Team GB's London 2012 roll of honour - silver medals

Gemma Gibbons with silver
Gemma Gibbons with silver

GOLD | BRONZE

SILVER

GEMMA GIBBONS

How she did it: The London-born judoka had to settle for silver as American Kayla Harrison landed two yuko scores in the 78kg final. The world number 33 is now Great Britain's first Judo medalist in 12 years.

What she said: "It doesn't really seem real at the minute but amazing. The crowd were absolutely amazing. I wish I could have got the gold for them but unfortunately it wasn't to be. It's taken a lot of hard work and dedication. I hope it does a lot for GB judo."

Interesting fact: Gemma Gibbons does not look at the draw for her 78kg weight at competitions until the morning she fights, usually after the weigh-in and breakfast.

David Florence and Richard Hounslow celebrate silver
David Florence and Richard Hounslow celebrate silver

DAVID FLORENCE & RICHARD HOUNSLOW

CANOE SLALOM - MEN'S C2

How they did it: David Florence and Richard Hounslow take silver in the Canoe Slalom men's double as team-mates Tim Baillie and Etienne Stott claimed Britain's first ever gold in the event.

World number nine pair Florence and Hounslow were the fastest in the semi-finals and therefore had the honour of going last. They were up on the lead time until the final sector, but just missed out to take their first Olympic silver as a pair.

What they said: "We were just pleased to put in a good run and give it our best. Okay, it was close to the gold but fair play Tim and Etienne were better than us today and it is fantastic for British canoeing." David Florence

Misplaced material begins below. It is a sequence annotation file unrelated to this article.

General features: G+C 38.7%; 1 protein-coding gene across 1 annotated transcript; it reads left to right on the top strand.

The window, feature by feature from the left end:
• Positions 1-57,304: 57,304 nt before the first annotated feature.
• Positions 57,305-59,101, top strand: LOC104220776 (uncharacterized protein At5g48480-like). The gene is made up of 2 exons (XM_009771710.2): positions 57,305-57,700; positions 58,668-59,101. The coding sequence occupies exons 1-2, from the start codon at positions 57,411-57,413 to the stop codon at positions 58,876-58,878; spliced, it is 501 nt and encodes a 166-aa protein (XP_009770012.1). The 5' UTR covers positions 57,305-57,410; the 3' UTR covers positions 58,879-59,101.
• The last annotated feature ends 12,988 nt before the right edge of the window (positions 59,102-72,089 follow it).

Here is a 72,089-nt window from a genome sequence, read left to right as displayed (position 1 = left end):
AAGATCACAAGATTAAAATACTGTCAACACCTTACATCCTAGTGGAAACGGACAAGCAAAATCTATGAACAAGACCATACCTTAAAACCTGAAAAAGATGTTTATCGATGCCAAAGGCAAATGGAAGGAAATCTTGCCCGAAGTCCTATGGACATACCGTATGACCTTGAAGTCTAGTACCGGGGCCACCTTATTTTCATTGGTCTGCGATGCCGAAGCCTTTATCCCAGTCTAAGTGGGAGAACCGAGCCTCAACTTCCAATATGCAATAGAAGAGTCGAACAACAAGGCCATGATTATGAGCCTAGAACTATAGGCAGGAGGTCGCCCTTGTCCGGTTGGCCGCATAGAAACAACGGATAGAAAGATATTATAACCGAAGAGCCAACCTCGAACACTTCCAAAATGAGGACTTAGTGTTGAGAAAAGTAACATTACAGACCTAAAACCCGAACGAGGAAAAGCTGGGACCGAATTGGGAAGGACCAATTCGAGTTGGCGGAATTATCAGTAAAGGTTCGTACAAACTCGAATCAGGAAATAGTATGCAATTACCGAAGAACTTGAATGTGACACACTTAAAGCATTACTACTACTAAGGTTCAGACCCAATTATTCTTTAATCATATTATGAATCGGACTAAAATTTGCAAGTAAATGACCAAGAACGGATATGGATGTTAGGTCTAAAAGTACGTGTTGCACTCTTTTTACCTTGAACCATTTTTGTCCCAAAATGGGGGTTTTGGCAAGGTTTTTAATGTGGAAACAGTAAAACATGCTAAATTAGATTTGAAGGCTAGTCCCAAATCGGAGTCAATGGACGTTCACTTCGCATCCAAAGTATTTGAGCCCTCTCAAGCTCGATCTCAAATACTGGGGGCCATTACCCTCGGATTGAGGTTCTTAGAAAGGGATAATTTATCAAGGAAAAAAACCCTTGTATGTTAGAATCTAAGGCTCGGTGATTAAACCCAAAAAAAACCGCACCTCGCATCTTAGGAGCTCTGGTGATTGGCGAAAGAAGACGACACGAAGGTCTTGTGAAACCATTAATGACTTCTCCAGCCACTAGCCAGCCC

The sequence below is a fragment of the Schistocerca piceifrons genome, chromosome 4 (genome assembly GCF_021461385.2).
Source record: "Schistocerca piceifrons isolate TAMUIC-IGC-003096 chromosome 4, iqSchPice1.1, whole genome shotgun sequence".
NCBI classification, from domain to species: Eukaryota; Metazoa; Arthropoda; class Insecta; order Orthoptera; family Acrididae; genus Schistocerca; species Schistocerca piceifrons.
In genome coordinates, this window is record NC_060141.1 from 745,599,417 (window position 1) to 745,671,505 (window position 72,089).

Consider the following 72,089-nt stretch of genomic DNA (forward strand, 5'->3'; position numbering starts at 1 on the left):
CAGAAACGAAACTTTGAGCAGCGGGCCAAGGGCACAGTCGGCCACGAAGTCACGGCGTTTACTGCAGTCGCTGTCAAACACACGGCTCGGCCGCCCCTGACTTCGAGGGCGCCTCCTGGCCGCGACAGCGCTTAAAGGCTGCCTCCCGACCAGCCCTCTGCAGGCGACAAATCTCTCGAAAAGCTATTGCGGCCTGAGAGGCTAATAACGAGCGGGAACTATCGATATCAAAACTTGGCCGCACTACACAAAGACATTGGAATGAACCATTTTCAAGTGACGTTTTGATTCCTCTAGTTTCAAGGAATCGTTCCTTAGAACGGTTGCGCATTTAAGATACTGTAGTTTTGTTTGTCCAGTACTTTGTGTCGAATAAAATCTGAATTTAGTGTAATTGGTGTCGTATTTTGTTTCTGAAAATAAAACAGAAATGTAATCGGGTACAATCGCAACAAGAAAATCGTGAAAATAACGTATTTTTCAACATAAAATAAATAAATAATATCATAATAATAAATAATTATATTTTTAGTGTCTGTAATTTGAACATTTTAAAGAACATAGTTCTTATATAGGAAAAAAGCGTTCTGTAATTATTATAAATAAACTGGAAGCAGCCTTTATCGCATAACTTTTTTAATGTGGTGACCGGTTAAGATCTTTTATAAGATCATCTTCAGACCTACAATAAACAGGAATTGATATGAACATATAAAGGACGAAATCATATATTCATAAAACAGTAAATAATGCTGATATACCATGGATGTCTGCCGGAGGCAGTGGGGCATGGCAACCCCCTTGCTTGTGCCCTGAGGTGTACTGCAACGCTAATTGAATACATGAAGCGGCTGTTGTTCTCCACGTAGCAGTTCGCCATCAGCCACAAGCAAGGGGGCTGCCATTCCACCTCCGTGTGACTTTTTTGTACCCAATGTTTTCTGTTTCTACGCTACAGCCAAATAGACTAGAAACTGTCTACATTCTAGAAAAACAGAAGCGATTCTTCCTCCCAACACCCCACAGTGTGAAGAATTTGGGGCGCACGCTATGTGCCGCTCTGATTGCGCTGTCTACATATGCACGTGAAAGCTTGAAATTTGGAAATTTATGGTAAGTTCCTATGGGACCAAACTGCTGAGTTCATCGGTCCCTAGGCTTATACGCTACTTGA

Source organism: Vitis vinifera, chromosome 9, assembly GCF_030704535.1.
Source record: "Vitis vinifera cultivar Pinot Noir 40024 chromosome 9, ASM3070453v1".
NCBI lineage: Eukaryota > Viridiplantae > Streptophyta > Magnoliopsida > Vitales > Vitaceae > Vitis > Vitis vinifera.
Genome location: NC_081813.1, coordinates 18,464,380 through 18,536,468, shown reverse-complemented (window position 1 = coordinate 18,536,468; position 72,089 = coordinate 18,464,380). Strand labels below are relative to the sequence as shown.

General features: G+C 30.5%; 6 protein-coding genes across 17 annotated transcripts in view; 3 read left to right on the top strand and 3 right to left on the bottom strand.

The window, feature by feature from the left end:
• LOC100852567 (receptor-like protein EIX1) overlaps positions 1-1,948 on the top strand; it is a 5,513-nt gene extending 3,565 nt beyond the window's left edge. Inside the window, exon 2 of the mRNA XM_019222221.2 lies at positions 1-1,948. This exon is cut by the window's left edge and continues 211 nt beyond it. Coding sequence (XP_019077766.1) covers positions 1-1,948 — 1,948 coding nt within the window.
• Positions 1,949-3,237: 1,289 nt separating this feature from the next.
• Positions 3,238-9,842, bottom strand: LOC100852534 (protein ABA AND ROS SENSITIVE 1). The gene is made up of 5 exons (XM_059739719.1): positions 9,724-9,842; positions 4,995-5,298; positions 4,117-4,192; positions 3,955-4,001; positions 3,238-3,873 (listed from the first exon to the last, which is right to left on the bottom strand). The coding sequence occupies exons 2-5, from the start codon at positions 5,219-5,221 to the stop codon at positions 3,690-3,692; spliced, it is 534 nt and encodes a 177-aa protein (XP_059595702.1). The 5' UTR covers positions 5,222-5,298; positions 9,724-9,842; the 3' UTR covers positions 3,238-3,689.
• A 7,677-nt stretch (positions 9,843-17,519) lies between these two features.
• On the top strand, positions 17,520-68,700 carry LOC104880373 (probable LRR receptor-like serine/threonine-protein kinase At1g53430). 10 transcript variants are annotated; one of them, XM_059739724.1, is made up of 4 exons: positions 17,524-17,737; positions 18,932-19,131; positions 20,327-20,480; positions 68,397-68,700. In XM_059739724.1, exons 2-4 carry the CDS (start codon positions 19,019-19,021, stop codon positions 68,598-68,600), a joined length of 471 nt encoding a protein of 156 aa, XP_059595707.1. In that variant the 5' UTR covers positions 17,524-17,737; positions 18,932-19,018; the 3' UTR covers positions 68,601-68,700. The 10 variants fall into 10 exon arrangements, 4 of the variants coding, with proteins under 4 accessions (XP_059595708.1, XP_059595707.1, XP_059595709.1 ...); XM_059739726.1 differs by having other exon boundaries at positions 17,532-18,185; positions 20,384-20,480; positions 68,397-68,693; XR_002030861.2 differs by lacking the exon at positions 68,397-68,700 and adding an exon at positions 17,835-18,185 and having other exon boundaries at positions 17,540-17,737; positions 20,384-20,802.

"We can't be disappointed, a silver medal at the home Olympic Games with our good friends and countrymen getting gold. It's absolutely fantastic. We are one Team GB so everything they do is felt by the rest of the team so them winning gold and us silver, is a great feeling for both of us." Richard Hounslow

Interesting fact: Before the 2008 Olympic Games Florence applied to become an astronaut in response to an advert he had seen, and was so serious about it that he began learning Russian but was not one of the four people selected by the European Space Agency.

Great Britain's Peter Chambers, Rob Williams, Richard Chambers and Chris Bartley pose on the podium after receiving their silver medals in the men's lightweight four final
Peter Chambers, Rob Williams, Richard Chambers and Chris Bartley on the podium after winning silver medals

BARTLEY - R CHAMBERS - P CHAMBERS - WILLIAMS

MEN'S LIGHTWEIGHT FOUR

How they did it: Starting as favourites, Team GB sat in third place for much of the 2,000m with Denmark out in front. Entering the final 500m they made a push for the lead but, in a tight finish, were pipped by South Africa who came from the back to take their first Olympic rowing gold. Denmark, leaders for almost the entire race, had to settle for the bronze.

What they said: "That was really, really brutal. We were just fighting, fighting through the whole thing to get ourselves back into contention." Richard Chambers